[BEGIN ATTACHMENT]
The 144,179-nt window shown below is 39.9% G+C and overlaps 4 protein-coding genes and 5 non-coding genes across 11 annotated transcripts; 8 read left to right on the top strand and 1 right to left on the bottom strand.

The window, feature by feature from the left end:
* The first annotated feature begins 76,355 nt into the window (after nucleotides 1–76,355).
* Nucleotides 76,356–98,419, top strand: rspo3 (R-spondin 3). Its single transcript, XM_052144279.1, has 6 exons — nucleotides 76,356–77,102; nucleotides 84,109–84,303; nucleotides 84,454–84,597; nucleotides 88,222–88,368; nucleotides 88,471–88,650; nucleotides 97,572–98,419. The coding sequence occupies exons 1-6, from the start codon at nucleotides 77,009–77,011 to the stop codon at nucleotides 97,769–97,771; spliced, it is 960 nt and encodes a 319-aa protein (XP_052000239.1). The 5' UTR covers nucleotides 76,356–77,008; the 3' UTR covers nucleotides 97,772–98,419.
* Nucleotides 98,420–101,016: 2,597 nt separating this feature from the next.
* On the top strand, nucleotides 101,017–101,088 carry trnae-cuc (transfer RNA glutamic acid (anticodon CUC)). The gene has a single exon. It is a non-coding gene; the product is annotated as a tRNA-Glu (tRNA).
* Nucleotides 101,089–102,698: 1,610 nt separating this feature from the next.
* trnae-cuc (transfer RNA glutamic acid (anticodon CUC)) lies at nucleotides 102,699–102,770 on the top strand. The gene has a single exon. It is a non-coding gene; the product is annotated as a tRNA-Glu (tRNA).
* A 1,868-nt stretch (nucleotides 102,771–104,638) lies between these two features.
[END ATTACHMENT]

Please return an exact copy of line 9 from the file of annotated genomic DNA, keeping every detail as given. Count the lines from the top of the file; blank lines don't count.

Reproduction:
* A 1,868-nt stretch (nucleotides 102,771–104,638) lies between these two features.